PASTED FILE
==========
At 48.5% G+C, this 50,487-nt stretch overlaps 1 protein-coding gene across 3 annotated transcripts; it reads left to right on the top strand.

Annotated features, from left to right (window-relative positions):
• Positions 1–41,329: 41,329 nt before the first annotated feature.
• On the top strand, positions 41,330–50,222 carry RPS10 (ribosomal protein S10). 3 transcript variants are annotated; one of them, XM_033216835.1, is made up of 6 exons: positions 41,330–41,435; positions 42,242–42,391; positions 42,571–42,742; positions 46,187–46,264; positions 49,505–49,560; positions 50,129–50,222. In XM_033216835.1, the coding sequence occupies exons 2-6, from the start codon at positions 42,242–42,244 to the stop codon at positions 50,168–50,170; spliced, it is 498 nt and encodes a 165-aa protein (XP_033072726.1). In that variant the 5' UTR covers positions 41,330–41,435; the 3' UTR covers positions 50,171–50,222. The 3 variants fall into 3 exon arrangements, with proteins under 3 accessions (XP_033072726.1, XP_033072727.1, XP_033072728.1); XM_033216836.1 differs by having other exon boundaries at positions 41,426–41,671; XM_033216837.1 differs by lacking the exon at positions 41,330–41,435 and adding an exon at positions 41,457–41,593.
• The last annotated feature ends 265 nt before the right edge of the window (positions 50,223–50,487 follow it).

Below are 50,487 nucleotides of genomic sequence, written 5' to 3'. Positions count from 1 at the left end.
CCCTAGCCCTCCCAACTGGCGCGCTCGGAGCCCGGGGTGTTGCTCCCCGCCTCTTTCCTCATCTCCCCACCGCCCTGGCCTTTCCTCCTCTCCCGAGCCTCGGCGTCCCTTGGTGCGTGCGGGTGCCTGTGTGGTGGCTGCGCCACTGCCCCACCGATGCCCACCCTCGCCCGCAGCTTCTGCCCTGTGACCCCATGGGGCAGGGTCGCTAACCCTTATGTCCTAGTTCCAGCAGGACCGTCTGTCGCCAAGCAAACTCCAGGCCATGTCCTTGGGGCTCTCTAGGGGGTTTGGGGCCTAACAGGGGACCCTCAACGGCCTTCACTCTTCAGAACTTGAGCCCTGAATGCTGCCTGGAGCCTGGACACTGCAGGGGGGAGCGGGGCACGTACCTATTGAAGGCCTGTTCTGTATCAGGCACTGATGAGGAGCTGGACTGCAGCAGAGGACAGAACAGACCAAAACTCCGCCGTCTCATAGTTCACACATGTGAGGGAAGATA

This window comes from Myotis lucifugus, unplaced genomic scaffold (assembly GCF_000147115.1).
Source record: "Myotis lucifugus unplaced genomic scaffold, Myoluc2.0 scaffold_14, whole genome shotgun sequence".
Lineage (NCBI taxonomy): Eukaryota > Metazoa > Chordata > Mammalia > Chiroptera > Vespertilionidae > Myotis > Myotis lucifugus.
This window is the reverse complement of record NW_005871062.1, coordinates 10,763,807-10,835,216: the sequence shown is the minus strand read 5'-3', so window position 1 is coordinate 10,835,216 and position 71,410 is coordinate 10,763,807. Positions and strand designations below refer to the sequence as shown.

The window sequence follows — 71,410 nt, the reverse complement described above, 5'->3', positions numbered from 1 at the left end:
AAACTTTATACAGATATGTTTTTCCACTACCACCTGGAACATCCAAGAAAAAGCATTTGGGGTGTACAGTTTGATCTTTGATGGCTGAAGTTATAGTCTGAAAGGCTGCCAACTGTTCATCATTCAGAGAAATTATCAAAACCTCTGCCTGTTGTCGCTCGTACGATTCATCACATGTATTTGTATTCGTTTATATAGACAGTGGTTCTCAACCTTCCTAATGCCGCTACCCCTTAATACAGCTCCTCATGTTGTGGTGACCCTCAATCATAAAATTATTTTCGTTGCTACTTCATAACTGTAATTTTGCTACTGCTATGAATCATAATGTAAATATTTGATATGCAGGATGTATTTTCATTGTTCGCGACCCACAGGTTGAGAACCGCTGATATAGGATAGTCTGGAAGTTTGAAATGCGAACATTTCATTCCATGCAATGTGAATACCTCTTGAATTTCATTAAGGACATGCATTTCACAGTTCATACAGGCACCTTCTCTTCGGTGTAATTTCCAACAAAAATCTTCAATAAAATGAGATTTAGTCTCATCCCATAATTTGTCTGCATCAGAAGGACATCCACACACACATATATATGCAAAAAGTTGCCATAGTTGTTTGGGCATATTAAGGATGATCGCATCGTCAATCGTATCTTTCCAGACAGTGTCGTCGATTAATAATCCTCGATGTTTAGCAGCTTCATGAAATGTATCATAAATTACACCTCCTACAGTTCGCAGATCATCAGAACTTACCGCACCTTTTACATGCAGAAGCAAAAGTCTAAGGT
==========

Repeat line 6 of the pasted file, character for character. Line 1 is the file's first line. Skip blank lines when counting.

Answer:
Below are 50,487 nucleotides of genomic sequence, written 5' to 3'. Positions count from 1 at the left end.